Challenge Mindset: Working on challenges helps you gain experience, knowledge and skills. Rather than beginning a career search with a job title or a major, start with what you know and value. Identify struggles in the world that are important to you, learn about these challenges from different perspectives, get involved in efforts to tackle these challenges, connect with others who are interested in these challenges and before you know it... you've begun your career path.


Challenges are expansive, so you'll need to educate yourself on how the challenge presents itself in many facets, approaches, perspectives, contexts and environments. Here are some ways to explore how challenges present themselves in your everyday life:

Take classes that relate directly and indirectly to your top challenges; Align the concepts and skills you're developing in your classes back to tackling your top challenges; Reflect on connections between classes, your experiences and your top challenges; Talk with your friends, classmates, faculty, co-workers, etc about the connections you're making.

Learn more about the complexities of the challenges you seek to work on. Do google searches, read books, websites, listen to podcasts, watch documentaries.

Learn to think like an employer, understand their purpose, their impact, their challenge. All organizations are solving problems or creating opportunities, usually through a product or service. Career exploration is about seeking industries and employers tackling challenges that interest you.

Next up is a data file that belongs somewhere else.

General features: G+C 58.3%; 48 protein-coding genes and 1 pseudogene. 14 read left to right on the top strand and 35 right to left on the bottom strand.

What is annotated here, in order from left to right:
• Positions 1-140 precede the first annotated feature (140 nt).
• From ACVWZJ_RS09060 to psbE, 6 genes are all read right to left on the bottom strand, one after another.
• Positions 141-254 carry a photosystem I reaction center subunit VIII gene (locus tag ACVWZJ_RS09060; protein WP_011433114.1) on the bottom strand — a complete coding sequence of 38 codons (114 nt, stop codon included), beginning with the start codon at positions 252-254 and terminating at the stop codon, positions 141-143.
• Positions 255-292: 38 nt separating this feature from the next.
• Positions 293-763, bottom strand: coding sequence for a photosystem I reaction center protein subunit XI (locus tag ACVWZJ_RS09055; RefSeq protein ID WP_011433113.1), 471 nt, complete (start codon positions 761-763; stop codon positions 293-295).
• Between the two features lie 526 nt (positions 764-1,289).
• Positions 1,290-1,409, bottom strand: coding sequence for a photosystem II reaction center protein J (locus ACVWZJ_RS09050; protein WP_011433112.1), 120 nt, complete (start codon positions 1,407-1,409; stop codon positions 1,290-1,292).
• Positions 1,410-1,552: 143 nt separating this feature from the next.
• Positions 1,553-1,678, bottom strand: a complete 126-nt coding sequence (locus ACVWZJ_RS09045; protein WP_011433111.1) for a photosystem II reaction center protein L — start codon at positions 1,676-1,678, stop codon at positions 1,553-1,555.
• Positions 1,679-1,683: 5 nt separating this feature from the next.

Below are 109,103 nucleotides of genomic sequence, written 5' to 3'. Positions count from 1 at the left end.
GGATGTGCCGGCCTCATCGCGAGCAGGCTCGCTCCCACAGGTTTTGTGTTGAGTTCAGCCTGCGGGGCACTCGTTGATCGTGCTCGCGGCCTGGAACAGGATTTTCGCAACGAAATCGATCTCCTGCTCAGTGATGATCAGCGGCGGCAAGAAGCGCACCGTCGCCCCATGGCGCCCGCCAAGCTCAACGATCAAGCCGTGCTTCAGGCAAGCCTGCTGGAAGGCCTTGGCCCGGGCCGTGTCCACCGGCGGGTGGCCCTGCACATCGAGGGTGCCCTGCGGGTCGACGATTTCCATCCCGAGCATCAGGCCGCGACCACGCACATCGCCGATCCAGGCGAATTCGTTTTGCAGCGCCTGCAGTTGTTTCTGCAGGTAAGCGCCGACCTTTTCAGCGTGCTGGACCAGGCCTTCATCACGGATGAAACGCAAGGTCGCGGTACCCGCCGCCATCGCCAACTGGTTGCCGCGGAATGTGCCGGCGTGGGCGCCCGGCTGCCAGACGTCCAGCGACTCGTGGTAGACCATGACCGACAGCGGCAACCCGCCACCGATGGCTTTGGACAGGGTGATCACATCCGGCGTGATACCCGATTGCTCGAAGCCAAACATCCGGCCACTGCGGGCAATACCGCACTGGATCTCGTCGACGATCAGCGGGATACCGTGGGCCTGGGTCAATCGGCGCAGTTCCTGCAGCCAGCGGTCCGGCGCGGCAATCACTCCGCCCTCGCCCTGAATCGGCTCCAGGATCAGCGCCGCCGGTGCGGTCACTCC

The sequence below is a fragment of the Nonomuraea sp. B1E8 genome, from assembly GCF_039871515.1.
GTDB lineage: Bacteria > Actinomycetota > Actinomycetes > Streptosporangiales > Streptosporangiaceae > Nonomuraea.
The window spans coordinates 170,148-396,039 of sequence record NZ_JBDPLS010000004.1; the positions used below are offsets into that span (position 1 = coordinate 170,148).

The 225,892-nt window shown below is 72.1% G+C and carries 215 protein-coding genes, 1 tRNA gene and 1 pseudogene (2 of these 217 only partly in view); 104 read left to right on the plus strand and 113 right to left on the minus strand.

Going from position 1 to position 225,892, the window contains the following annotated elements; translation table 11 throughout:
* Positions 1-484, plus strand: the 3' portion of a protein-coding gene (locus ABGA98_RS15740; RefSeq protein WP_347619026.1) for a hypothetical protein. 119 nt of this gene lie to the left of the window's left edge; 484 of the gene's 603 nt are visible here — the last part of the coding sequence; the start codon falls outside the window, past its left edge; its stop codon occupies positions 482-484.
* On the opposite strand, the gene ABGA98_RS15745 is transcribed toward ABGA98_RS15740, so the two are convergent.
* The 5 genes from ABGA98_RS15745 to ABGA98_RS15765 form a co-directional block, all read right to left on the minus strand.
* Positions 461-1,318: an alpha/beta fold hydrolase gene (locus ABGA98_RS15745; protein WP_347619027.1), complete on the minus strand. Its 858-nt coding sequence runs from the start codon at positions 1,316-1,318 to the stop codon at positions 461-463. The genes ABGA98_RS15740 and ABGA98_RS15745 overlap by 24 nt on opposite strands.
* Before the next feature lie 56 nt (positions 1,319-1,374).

Instead of aligning yourself with the identity of a job title - teacher, therapist, or lawyer - align yourself with the work a job title does - who are you helping, how are you serving, what knowledge are you using, and where are you. To seek a meaningful challenge(s) learn more about the problems to be solved, the organization(s) tackling these problems, their needs, and the interesting people working on your challenge. When you find interesting people, you will find the job titles and the variety of pathways to your great job.

Get involved in Registered Student Organizations, connect with faculty conducting research on your area, volunteer with nonprofits working to tackle your challenges.

Career development is about building your strengths, skills, and knowledge with purpose. Completing an internship serves multiple purposes: validate a career interest, decline a career area, provide the environment to practice your strengths and skills, develop your professional reputation, and grow your network of professionals.